A fibrous layer of tissue called fascia under the skin thickens abnormally – and tightens over time It occurs in the palm of the hand at the base of the fingers. The condition is known as Dupuytren’s disease or Dupuytren’s contracture. The thick tissue area under the skin (fascia) may develop into a thick band or a hard lump. When this happens, one or more fingers contract or curl or pulled in towards the palm or pull sideways. Little fingers or the ring finger are mostly affected. In a majority of cases, Dupuytren’s disease affects both hands. In rare cases, feet may also be affected.
Dupuytren’s Contracture Symptoms
Small nodules or lumps may form in the palm. They are typically fixed to the overlying skin. Nodules initially feel tender but gradually lose tenderness over time. There is a deep indentation of skin or pitting of the skin near the nodules.
Causes of Dupuytren’s Contracture
The causes of this condition are mostly unknown (idiopathic), but the risk increases in the following cases:
- A history of diabetes or epilepsy
- Excessive Alcohol Consumption
- A strong family history of the condition
It is still unknown whether one can prevent Dupuytren’s disease or stop it from coming back.
Dupuytren’s Contracture Diagnosis
Your orthopedic doctors will test the feeling in your fingers, thumb, and palm. He or she will also test the pinch and grip strength. The doctor will also record the location of bands and nodules on the palm. He or she uses a special instrument to measure the contracting and curling ability of your fingers. The doctor will also measure the range of motion in the fingers. Based on the findings and observations, the doctor will make a diagnosis. In general, treatment depends on the seriousness of the condition, previous history, overall health, and age of the patient.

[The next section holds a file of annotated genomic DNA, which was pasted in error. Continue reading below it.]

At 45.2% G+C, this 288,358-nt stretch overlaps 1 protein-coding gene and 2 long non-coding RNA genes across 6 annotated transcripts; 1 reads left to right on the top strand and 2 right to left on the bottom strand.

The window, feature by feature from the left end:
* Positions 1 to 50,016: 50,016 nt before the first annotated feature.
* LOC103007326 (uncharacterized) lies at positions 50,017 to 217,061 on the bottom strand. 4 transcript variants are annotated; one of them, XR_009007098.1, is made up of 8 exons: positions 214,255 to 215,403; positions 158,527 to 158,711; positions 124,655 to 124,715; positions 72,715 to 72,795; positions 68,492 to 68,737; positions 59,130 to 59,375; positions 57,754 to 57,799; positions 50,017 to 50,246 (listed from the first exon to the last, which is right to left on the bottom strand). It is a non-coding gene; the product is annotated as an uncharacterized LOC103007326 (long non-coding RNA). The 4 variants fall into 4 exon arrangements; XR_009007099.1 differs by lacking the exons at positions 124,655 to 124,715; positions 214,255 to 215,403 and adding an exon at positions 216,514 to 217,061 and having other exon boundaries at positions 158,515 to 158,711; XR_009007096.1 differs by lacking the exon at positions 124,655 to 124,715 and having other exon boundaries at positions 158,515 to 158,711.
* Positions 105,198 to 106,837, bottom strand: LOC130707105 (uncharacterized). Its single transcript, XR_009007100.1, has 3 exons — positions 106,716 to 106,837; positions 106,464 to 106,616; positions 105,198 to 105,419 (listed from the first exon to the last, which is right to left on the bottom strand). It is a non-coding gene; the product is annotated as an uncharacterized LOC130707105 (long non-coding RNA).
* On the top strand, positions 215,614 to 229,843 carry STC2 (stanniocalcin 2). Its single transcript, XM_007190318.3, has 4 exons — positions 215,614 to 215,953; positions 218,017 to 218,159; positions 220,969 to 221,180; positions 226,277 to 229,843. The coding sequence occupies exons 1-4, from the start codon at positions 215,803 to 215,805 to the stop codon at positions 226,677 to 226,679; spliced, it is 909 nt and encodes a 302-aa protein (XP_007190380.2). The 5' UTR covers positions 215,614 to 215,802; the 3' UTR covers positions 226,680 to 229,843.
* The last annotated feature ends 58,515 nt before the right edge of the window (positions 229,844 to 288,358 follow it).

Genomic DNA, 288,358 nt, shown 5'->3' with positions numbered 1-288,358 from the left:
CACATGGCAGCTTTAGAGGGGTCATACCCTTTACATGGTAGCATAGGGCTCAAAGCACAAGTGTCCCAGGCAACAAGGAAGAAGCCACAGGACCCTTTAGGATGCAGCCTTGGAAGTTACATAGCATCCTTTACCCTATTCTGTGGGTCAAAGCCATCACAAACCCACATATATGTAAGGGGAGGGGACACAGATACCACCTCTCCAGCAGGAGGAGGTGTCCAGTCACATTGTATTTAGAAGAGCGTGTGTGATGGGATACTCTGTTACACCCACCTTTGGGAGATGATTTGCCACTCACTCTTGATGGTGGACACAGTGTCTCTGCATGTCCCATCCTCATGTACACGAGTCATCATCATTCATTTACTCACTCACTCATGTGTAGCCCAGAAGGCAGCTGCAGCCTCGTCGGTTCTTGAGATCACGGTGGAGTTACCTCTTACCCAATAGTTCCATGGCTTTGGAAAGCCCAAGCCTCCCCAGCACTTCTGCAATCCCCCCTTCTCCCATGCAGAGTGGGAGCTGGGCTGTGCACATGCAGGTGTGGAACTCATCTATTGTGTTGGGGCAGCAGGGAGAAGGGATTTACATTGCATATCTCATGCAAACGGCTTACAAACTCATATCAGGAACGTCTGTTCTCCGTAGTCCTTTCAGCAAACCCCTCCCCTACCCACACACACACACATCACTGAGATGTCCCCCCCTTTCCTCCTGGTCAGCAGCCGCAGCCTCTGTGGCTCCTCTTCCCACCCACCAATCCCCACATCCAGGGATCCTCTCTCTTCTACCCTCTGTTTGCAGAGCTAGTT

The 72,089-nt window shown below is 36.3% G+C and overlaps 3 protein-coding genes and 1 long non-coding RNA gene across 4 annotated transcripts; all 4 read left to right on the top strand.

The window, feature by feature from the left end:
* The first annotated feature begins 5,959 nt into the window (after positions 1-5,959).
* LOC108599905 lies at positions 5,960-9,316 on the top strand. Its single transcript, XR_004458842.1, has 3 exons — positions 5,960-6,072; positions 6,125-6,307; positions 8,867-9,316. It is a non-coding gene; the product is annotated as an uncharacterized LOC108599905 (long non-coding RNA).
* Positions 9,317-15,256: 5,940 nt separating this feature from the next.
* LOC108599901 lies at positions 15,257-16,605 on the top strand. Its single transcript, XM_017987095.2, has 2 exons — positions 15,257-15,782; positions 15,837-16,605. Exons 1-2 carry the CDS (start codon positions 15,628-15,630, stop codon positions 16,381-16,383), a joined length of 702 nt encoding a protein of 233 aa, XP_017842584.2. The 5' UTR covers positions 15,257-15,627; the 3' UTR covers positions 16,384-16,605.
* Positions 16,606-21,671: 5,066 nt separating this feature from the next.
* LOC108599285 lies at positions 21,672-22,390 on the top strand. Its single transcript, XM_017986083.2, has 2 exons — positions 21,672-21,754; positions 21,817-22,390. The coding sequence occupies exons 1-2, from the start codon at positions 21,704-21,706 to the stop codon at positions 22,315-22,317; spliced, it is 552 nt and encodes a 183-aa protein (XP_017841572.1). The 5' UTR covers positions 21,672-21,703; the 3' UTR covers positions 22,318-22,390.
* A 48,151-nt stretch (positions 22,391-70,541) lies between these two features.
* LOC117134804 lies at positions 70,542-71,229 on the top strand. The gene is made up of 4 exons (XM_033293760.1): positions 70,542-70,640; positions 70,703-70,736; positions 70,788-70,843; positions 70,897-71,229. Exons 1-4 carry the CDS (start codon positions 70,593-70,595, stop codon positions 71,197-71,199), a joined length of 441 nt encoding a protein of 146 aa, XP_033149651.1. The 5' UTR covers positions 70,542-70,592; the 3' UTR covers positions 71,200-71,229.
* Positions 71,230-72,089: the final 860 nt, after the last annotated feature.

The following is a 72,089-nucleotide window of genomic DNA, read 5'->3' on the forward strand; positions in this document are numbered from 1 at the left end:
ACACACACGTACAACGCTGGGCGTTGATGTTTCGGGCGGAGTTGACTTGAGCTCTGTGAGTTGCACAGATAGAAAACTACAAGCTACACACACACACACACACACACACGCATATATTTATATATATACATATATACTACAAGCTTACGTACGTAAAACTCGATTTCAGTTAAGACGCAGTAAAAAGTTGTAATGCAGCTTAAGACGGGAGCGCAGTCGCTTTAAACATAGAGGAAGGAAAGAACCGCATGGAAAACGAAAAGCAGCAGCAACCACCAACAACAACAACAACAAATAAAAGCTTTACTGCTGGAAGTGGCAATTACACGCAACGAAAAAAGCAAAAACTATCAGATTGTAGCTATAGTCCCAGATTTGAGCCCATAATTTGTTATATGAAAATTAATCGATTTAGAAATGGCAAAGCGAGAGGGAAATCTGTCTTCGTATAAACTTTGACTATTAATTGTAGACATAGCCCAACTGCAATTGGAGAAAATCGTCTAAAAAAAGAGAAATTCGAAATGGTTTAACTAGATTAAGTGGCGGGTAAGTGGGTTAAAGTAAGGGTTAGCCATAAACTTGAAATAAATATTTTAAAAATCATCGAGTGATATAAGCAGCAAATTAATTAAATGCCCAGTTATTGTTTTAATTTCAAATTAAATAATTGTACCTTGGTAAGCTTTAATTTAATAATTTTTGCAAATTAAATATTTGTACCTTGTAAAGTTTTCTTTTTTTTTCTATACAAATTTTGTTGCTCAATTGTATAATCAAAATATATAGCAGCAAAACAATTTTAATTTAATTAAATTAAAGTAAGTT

In a majority of cases, the condition progresses very slowly. And therefore, remains mild for up to several years. If the symptoms remain mild, no treatment is needed. In moderate to severe cases, moving and straightening the affected fingers may become difficult. Therefore, people who develop these symptoms may need treatment to reduce the contracture and improve motion. In a worse or more complex situation or in more severe cases, treatment is less likely to result in complete correction and recovery.
Fasciectomy: An Orthopedic surgeon performs this surgery to straighten the fingers. The surgeon makes a cut along the palm and fingers to straighten them. Your surgeon performs the procedure under general or local anesthesia. You can leave the hospital on the same day and the recovery time of around one to two months.
Needle Fasciotomy: Your doctor performs this procedure by inserting needles in several places along your palm and fingers to straighten and loosen them. A local anesthetic is used to numb the hand. You can leave the hospital on the same day. The recovery time is around two weeks. With this procedure, the chances of recurrence of contracture are high compared to surgical procedures.
Dermafasciectomy: This procedure is similar to fasciectomy, but a skin graft is used here to replace the removed skin. The skin graft is taken from another area of the body. It is done under general or local anesthesia. In the first procedure, the abnormal skin is cut, opened, and removed to straighten the fingers. Three to four days later, the surgeon performs another procedure to add skin graft. The recovery time is a bit longer when compared to other procedures. However, contractures are less likely to come back.
Enzyme injection: This robust technique is a minimally invasive procedure. It is performed by a trained and expert orthopedic surgeon. First, the doctor numbs the thumb with a local anesthetic – and then injects the enzyme into the lump of tissue. The enzyme gradually dissolves tough tissues over several hours. This will help in letting the fingers straighten within a day.
When to see an orthopedic doctor?
When you are unable to use your hand for daily tasks, you should seek medical help. when you are not able to grasp large objects or straighten your fingers or when your symptoms are getting worse or when you develop new symptoms, you should seek an appointment with a specialist doctor.